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Hotelier criticises fine for illegal hospitality staff

Hotelier criticises fine for illegal hospitality staff

Friday 23 February 2018

Hotelier criticises fine for illegal hospitality staff

The owner of La Grande Mare Hotel is supporting the owners of Le Petit Bistro and Octopus, after they were fined this week for employing staff without the correct permits.

Simon Vermeulen has been a vocal critic of Guernsey's new Population Management Regime and has again described it as "flawed" and asked when it will be reviewed.

M & D Limited was fined £3,500 for a total of seven offences by Guernsey's Magistrate Court on Monday 19 February. The charges related to two staff who worked at Octopus and two who worked at Le Petit Bistro, with the remaining charges relating to three of those staff, who were occupying a dwelling without the necessary housing licence or permit.

The case attracted divisive comments on social media with some saying "the law is the law" and it must be obeyed, while others, including Mr Vermeulen, said the couple who own the restaurants should have been given more leeway.

Mr Vermeulen spoke to Express, and posed the rhetorical question: "How does fining a local business help Guernsey? They are creating wealth on the Island and employ 60 people - a considerable tax take, with longer hours worked."

The hotelier said his business has faced delays of up to eight months while waiting for a permit to be processed, from the date of the original application. He also asked:

"Gavin St Pier allocated an extra £1million for Housing to help sort out the backlog and the sheer volume of applications –how has this been spent?" Mr Vermeulen continued, saying, "when is the flawed Immigration policy due for review? It was subject to 30 amendments before being adopted, and subsequently, Deputy Roffey parachuted in with legislation from 30 years ago when we had a growing industry on the island. None of this helps me with Open Market type B staff accommodation and the States are actively trying to export experienced staff never to return again. It's pure madness."

Mr Vermeulen said this isn't just a problem affecting the hospitality industry, claiming more people are leaving Guernsey than arriving, adding: "look at nurses as an example; surely all this has done is create uncertainty, and fewer tax payers in our local economy?"

He said overall, the previous system was more flexible, although he likes the idea of using the portal to register on line, but "where it falls flat is how long it takes to issue permits, and I think this is further exasperated by Brexit and devaluation of the pound. The laws need to be more pro-business and flexible."

Petit Bistro

On the matter facing M & D Limited regarding the staff employed by Octopus and Le Petit Bistro, Mr Vermeulen said the owners should have been given another chance to get their paperwork in order:

"Mike and Delphine should have had a strict, final, warning and told it was unacceptable not to have permits for a few of their staff, that may have fallen through the net. They didn’t need or deserve  a fine and it certainly wasn’t intentional on their part- a little leniency wouldn’t go amiss!"

The Chief Secretary of the Committee for Home Affairs, which oversees population management, Mark Lempriere said the situation with the two popular restaurants has been an unusual one:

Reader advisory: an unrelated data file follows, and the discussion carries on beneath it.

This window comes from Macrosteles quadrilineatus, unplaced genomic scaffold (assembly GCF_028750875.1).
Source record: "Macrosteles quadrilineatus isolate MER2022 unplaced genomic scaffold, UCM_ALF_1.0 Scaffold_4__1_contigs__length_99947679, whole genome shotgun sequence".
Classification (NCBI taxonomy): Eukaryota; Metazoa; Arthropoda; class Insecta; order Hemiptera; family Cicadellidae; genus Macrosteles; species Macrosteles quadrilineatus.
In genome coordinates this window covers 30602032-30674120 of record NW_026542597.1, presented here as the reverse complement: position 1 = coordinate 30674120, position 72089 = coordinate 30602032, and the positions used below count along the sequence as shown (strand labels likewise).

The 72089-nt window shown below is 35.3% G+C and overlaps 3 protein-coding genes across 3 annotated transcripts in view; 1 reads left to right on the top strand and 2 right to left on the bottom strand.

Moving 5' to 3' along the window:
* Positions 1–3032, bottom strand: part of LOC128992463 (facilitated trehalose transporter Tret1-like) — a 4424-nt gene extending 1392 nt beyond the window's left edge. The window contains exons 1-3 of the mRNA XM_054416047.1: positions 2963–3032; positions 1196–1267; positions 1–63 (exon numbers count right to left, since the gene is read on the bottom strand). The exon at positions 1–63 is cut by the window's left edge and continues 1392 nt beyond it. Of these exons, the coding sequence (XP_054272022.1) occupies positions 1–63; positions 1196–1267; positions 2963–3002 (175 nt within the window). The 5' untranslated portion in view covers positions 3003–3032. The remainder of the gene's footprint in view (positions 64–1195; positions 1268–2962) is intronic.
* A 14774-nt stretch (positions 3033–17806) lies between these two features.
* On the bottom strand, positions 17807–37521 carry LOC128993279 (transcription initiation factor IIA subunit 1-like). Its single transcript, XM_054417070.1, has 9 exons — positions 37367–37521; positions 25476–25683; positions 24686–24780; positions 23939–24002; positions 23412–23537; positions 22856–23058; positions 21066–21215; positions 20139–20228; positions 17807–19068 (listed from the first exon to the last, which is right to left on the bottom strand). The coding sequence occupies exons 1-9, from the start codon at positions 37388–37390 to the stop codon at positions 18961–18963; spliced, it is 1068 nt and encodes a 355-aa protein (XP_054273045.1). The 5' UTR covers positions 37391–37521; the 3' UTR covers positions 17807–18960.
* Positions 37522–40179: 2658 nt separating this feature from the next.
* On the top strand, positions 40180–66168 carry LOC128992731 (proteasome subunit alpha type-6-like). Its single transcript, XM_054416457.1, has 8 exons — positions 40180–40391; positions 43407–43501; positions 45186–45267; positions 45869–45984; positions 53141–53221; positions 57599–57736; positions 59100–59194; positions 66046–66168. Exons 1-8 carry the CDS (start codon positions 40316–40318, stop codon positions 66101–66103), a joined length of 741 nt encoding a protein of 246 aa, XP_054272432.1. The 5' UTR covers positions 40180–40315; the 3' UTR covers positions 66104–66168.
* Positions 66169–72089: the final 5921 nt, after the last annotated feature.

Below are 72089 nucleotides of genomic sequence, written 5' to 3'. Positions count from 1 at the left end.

"It's a very rare occurrence for businesses to be prosecuted for employing people without the correct employment permit. Staff within the Population Management Office seek to deal proportionately with any instances where the correct permits aren’t in place, preferring to work with businesses, offer advice, guidance or warnings as necessary before taking legal action as a last resort."

Mr Lempriere said: "All businesses that utilise employment permits are required to go through an assessment process. While this is done online, all employers have the opportunity to speak to staff if they have any questions either about the process, the law in general or their requirements to comply with it. We carried out extensively engagement with employers before the law, which has now been in place for nearly a year, came into effect. Additionally, detailed information on employment permits is available at"


Pictured: Information from the page focusing on Employment permits

It's acknowledged there were some issues when the new system was first introduced, but Mr Lempriere said those concerns have been addressed: "While initial issues encountered when the new law came into effect were acknowledged at the time, the service is in a very different place now.

"For example, employment permit applications for any of the almost 240 jobs listed as 'in-policy' are processed in minutes for long-term permits, hours for medium-term permits and a few days for short-term permits, providing all necessary information is correctly supplied at the time of application.

"This is a marked improvement on the processing times for the old Housing Control Law."

Mr Vermeulen disagrees, adding:  "As an industry we are supposed to be working productively with PEAP to help sort out the situation and I am genuinely surprised that the States have decided to persecute people in our industry given there is an imminent review of the flawed legislation of permit system-like taking off the gloves and putting on the knuckle dusters."


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